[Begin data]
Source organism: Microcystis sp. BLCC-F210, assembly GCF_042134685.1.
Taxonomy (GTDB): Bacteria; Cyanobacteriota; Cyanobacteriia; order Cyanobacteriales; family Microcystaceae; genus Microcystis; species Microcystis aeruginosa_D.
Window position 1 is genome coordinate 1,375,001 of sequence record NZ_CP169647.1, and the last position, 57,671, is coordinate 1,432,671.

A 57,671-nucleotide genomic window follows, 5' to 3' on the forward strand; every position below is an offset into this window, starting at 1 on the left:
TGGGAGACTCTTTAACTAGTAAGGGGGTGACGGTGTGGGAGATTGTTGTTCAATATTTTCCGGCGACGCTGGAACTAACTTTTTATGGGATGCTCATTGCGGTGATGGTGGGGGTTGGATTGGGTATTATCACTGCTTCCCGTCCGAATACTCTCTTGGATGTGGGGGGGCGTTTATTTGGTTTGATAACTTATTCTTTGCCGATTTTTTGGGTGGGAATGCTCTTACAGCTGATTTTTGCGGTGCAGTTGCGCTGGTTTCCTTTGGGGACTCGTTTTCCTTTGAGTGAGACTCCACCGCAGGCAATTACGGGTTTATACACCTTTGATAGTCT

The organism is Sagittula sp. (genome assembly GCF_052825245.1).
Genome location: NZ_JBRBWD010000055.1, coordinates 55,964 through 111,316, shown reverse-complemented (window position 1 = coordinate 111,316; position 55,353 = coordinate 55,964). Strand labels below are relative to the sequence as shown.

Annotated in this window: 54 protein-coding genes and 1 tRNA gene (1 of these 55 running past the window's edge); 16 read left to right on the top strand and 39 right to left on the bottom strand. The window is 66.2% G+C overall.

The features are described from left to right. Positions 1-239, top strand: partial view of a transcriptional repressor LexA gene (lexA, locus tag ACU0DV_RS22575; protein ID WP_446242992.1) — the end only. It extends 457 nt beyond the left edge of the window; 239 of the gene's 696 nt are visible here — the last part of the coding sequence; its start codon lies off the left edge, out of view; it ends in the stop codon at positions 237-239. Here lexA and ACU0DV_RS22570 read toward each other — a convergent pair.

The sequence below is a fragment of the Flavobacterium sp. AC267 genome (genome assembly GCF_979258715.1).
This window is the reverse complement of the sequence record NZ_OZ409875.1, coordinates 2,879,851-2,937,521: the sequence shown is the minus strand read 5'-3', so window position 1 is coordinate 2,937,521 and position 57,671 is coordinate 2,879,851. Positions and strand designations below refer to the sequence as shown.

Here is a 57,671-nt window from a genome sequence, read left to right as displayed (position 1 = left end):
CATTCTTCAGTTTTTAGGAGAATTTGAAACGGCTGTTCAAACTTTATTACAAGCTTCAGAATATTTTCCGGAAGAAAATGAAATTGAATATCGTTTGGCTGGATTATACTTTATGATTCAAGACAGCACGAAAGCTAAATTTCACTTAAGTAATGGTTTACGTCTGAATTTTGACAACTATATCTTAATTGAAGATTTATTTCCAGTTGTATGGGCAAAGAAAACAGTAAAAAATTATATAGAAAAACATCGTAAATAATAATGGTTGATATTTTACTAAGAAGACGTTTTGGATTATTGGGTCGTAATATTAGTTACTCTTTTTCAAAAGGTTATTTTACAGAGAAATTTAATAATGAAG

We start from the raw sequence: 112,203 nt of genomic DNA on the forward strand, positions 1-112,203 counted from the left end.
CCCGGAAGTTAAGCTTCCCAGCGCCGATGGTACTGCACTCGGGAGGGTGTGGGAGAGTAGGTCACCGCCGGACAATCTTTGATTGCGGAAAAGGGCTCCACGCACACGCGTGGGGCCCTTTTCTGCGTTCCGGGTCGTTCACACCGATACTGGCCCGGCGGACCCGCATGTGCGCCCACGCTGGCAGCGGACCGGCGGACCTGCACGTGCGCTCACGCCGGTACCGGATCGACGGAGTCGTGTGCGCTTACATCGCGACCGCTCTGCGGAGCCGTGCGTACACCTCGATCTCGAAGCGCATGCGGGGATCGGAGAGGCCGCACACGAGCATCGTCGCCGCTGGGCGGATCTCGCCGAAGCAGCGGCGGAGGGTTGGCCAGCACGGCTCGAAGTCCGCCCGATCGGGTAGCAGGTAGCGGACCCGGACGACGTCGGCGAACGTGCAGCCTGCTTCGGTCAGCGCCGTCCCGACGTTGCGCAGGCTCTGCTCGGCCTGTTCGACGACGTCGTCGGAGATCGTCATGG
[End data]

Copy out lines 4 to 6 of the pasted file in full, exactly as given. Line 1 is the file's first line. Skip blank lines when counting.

A 57,671-nucleotide genomic window follows, 5' to 3' on the forward strand; every position below is an offset into this window, starting at 1 on the left:
TGGGAGACTCTTTAACTAGTAAGGGGGTGACGGTGTGGGAGATTGTTGTTCAATATTTTCCGGCGACGCTGGAACTAACTTTTTATGGGATGCTCATTGCGGTGATGGTGGGGGTTGGATTGGGTATTATCACTGCTTCCCGTCCGAATACTCTCTTGGATGTGGGGGGGCGTTTATTTGGTTTGATAACTTATTCTTTGCCGATTTTTTGGGTGGGAATGCTCTTACAGCTGATTTTTGCGGTGCAGTTGCGCTGGTTTCCTTTGGGGACTCGTTTTCCTTTGAGTGAGACTCCACCGCAGGCAATTACGGGTTTATACACCTTTGATAGTCT

The organism is Sagittula sp. (genome assembly GCF_052825245.1).